Why "werman" (OldEnglish man as male) became simply Man (human) and "wifman" (OldEnglish man as female) became woman?
Man in English (man, human) Homme in French (man, human) Mann in German (man, human) Homo in Latin (man, human)
What in history influenced this formation of language? I know it's called androcentrism. But I would like to understand what in history formed the concept of man (human) as a man (male). Why did these common words for both sexes, meaning “human,” narrow down to the concept of “man” (male)?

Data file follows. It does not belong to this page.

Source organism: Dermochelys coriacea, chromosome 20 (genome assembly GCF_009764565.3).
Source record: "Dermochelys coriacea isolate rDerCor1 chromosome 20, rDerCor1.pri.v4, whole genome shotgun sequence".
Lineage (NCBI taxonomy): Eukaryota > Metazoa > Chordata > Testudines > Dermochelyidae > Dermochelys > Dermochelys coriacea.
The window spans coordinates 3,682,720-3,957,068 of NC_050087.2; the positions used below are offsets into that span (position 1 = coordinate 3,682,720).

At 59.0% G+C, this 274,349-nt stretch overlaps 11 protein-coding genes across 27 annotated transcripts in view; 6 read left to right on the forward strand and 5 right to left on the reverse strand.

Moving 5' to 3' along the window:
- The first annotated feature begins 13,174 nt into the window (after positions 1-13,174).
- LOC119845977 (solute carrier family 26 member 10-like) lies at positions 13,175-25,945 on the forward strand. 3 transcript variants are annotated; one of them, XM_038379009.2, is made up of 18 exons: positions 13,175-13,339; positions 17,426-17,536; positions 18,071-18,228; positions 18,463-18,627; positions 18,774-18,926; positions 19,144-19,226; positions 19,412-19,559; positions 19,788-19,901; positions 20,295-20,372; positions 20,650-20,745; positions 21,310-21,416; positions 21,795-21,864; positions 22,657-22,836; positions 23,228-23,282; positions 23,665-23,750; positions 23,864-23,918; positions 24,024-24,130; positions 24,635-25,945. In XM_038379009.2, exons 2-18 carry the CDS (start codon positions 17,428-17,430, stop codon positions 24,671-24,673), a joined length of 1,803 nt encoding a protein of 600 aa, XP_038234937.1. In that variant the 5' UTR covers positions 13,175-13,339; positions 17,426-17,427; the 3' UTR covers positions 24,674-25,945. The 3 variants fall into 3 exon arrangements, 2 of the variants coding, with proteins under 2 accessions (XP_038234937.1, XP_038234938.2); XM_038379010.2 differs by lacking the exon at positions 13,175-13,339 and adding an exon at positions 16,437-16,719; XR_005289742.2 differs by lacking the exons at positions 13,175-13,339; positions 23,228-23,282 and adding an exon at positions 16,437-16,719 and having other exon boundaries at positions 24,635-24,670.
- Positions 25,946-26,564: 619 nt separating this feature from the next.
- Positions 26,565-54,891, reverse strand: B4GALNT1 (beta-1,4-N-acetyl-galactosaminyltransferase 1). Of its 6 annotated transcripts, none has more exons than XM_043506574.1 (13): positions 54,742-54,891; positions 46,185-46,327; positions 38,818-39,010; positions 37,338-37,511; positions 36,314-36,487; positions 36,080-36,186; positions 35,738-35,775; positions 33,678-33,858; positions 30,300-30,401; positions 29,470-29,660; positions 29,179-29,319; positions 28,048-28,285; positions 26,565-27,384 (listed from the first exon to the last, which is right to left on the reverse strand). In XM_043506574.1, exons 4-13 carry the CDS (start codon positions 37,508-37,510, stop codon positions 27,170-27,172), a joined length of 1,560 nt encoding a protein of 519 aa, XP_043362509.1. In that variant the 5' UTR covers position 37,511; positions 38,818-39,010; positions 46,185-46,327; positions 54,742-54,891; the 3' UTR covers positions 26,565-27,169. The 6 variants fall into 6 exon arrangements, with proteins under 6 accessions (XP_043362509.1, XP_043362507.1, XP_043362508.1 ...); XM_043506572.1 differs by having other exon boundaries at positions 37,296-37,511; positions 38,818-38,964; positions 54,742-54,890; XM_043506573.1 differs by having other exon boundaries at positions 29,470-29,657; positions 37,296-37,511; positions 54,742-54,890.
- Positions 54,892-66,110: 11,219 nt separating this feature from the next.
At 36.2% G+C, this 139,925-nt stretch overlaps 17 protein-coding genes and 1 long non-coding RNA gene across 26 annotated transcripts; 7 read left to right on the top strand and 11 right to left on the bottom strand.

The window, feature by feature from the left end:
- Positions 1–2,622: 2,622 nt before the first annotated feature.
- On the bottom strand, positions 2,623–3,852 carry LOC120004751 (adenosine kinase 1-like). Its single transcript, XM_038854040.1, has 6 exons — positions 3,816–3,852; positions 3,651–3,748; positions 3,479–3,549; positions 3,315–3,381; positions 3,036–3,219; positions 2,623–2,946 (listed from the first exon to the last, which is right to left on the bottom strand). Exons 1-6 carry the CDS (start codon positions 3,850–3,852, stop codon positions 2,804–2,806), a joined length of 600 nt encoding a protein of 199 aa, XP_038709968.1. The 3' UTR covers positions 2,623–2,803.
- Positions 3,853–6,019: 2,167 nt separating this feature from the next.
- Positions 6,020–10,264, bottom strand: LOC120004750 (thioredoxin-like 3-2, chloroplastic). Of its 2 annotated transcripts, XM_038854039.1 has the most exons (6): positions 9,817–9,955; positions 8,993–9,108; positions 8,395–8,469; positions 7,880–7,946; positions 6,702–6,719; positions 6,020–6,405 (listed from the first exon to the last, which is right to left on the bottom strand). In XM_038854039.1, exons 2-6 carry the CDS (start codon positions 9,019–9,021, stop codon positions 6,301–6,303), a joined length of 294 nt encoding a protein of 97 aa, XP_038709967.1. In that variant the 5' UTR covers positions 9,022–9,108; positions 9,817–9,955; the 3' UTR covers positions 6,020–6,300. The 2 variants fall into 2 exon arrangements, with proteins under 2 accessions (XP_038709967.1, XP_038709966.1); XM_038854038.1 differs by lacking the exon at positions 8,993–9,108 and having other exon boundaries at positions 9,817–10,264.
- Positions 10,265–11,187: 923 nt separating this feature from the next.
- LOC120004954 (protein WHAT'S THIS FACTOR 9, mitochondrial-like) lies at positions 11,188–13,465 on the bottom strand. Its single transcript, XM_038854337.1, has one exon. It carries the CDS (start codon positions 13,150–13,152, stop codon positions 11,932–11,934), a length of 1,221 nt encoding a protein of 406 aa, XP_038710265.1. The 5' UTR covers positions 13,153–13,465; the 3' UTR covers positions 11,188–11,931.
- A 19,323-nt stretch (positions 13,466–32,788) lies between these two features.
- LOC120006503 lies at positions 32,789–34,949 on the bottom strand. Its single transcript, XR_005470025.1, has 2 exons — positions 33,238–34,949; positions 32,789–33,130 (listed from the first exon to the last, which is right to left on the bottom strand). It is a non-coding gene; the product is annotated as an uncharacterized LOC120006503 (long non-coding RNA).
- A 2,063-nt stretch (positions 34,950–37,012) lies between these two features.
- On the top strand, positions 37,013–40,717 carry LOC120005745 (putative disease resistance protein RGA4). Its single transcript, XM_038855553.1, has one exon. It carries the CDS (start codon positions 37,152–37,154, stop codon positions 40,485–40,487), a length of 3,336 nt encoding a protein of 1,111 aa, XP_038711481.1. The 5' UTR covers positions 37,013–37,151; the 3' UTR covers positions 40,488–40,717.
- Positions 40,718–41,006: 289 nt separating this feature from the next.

Did the Bible influence this (spread texts about the first man as a man (male) into the languages that were then being formed), or did the language already exist like this before the Bible? Or were languages formed independently of the Bible? And so it was formed simply because of wars and patriarchy?